Pub. date: 2008 | Online Pub. Date: May 28, 2008 | DOI: 10.4135/9781412963930 | Print ISBN: 9781412941655 | Online ISBN: 9781412963930| Publisher:SAGE Publications, Inc.About this encyclopedia
Mary Lou Mayo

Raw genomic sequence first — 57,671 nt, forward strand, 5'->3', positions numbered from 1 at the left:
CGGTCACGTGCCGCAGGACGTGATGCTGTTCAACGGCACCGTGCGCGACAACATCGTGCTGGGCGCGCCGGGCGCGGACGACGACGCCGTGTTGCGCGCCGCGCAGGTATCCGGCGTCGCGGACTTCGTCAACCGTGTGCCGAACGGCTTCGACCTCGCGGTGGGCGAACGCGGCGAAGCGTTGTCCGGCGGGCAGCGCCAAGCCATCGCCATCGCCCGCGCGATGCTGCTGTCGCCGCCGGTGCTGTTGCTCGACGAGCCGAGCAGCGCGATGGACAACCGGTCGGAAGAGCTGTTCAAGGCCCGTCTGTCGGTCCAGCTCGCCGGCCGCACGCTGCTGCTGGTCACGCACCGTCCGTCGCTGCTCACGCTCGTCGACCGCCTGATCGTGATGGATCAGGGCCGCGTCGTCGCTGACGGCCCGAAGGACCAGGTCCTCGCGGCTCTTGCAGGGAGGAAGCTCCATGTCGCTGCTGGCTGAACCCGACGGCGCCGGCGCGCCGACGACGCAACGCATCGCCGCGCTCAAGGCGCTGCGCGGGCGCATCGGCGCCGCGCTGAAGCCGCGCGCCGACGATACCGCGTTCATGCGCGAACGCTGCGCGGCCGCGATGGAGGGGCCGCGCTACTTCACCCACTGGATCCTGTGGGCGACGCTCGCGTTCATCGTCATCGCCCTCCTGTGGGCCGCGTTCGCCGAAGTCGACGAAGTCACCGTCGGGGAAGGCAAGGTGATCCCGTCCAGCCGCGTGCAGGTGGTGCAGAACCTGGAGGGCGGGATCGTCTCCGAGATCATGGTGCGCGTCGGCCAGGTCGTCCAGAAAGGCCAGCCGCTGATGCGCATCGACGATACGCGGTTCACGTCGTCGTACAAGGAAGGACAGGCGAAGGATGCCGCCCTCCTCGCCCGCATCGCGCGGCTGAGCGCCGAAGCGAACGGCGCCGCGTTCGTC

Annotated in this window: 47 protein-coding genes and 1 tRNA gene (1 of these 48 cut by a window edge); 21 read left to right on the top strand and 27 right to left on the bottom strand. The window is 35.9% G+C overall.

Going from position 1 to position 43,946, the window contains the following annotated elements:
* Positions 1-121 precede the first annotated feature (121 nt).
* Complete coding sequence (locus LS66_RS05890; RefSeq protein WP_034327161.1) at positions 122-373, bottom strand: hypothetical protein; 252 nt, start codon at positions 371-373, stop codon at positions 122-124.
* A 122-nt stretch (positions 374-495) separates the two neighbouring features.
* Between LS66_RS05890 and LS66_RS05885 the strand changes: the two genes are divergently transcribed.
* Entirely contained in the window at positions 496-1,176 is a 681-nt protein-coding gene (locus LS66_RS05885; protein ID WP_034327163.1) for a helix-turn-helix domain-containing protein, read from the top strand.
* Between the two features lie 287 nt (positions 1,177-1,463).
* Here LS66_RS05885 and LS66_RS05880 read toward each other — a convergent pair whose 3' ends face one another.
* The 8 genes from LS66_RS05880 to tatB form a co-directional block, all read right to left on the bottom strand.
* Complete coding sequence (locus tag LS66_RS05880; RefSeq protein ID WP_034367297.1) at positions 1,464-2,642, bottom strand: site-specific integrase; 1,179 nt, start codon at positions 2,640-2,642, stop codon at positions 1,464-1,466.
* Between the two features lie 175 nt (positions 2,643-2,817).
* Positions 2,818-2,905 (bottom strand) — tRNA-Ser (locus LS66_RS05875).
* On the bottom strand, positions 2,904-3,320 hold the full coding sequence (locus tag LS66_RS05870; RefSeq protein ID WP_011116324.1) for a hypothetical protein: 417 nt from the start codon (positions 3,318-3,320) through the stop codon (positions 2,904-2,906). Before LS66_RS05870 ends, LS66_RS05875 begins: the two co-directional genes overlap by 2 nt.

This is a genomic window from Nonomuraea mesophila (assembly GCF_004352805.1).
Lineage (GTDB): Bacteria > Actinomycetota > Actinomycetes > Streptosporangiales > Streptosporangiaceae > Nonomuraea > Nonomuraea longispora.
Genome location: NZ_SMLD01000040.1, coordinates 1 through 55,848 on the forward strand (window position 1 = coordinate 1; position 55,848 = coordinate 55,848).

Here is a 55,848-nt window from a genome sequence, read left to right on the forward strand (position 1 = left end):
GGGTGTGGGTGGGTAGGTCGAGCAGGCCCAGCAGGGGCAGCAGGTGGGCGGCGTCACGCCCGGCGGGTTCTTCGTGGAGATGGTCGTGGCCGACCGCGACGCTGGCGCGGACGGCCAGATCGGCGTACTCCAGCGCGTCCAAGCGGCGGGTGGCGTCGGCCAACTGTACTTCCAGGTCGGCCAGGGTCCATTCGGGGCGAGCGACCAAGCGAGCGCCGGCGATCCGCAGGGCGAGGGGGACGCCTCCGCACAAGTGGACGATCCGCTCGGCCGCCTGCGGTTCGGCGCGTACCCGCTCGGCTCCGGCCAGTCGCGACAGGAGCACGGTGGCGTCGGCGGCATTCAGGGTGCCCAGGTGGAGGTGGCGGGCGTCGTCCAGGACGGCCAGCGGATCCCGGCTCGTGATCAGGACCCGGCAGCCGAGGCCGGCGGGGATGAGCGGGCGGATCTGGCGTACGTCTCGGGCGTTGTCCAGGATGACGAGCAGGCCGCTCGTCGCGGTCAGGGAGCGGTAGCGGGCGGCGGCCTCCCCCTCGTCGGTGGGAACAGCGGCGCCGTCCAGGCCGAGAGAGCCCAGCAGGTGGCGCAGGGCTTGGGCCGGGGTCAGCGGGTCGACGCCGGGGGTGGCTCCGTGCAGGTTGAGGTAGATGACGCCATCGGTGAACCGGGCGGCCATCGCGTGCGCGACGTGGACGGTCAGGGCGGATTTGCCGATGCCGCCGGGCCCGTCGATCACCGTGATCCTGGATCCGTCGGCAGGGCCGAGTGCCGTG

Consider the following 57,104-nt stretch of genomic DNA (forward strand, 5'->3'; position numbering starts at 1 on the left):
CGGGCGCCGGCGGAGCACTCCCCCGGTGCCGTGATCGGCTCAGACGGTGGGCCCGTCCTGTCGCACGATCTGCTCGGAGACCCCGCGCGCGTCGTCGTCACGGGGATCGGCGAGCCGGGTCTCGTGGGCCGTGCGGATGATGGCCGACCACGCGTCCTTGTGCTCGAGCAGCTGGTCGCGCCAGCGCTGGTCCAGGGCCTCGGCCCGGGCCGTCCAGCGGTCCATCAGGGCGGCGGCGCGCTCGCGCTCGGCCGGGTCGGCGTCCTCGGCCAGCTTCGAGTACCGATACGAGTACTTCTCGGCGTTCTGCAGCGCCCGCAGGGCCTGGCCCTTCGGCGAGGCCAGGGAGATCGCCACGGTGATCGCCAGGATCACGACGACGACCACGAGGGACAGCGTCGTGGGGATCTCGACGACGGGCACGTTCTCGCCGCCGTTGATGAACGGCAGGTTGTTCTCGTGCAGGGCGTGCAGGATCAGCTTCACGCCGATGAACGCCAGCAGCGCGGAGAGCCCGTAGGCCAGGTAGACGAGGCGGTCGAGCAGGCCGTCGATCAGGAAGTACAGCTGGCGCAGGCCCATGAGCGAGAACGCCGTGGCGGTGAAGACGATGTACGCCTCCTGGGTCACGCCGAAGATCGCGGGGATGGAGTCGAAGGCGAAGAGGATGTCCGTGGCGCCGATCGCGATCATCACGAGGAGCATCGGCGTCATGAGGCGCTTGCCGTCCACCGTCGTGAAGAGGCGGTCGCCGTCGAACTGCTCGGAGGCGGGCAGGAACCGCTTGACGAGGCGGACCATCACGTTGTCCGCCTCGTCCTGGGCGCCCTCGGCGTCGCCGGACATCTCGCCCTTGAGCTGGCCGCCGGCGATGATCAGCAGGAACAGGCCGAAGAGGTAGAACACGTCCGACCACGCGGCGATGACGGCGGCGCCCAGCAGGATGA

Theorists do not agree on the precise definition of community. Referents for the term range from ethnic neighborhoods to self-help groups to Internet chat rooms. What is broadly agreed upon is that community is a locus of social interaction where people share common interests, have a sense of belonging, experience solidarity, and can expect mutual assistance. Communities are the source of social attachments, create interdependencies, mediate between the individual and the larger society, and sustain the well-being of members. When locality based, such as in a town or neighborhood, they also provide a place for people to participate in societal institutions and, as such, are linked with democracy. Because community is recognized as socially imperative, community absence or weakening becomes a social problem. In the 19th and early 20th centuries, social theorists, looking at different types of places (a typological approach), observed the shift of population from rural areas to ...